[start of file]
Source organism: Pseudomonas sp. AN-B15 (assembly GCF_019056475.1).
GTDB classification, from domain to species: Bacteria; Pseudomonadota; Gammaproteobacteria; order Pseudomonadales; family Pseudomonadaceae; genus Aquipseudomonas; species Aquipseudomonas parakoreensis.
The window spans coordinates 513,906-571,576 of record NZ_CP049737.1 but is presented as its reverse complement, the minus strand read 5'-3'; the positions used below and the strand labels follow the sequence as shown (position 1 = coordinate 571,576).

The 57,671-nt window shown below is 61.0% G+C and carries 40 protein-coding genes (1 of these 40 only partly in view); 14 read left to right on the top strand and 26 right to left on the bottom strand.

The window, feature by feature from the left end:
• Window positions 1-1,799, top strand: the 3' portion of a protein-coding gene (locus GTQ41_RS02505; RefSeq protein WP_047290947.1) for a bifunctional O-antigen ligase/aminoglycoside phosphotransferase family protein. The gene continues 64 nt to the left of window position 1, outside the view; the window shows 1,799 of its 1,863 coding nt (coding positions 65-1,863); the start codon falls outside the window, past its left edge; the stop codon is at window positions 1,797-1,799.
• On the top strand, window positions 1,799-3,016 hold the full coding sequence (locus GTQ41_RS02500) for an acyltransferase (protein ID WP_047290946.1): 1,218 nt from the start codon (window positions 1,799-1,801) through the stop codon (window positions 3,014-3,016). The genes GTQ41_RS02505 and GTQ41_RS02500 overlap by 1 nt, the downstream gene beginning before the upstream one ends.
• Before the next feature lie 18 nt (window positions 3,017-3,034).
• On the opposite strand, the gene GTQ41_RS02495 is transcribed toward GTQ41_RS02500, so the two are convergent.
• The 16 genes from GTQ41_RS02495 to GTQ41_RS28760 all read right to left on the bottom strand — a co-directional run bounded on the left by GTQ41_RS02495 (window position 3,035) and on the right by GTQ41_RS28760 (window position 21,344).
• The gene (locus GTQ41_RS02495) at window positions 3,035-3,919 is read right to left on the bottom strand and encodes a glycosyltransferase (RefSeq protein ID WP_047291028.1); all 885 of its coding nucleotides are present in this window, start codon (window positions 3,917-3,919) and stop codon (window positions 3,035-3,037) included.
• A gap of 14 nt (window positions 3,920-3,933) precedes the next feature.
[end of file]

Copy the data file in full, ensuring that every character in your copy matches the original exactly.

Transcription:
Source organism: Pseudomonas sp. AN-B15 (assembly GCF_019056475.1).
GTDB classification, from domain to species: Bacteria; Pseudomonadota; Gammaproteobacteria; order Pseudomonadales; family Pseudomonadaceae; genus Aquipseudomonas; species Aquipseudomonas parakoreensis.
The window spans coordinates 513,906-571,576 of record NZ_CP049737.1 but is presented as its reverse complement, the minus strand read 5'-3'; the positions used below and the strand labels follow the sequence as shown (position 1 = coordinate 571,576).

The 57,671-nt window shown below is 61.0% G+C and carries 40 protein-coding genes (1 of these 40 only partly in view); 14 read left to right on the top strand and 26 right to left on the bottom strand.

The window, feature by feature from the left end:
• Window positions 1-1,799, top strand: the 3' portion of a protein-coding gene (locus GTQ41_RS02505; RefSeq protein WP_047290947.1) for a bifunctional O-antigen ligase/aminoglycoside phosphotransferase family protein. The gene continues 64 nt to the left of window position 1, outside the view; the window shows 1,799 of its 1,863 coding nt (coding positions 65-1,863); the start codon falls outside the window, past its left edge; the stop codon is at window positions 1,797-1,799.
• On the top strand, window positions 1,799-3,016 hold the full coding sequence (locus GTQ41_RS02500) for an acyltransferase (protein ID WP_047290946.1): 1,218 nt from the start codon (window positions 1,799-1,801) through the stop codon (window positions 3,014-3,016). The genes GTQ41_RS02505 and GTQ41_RS02500 overlap by 1 nt, the downstream gene beginning before the upstream one ends.
• Before the next feature lie 18 nt (window positions 3,017-3,034).
• On the opposite strand, the gene GTQ41_RS02495 is transcribed toward GTQ41_RS02500, so the two are convergent.
• The 16 genes from GTQ41_RS02495 to GTQ41_RS28760 all read right to left on the bottom strand — a co-directional run bounded on the left by GTQ41_RS02495 (window position 3,035) and on the right by GTQ41_RS28760 (window position 21,344).
• The gene (locus GTQ41_RS02495) at window positions 3,035-3,919 is read right to left on the bottom strand and encodes a glycosyltransferase (RefSeq protein ID WP_047291028.1); all 885 of its coding nucleotides are present in this window, start codon (window positions 3,917-3,919) and stop codon (window positions 3,035-3,037) included.
• A gap of 14 nt (window positions 3,920-3,933) precedes the next feature.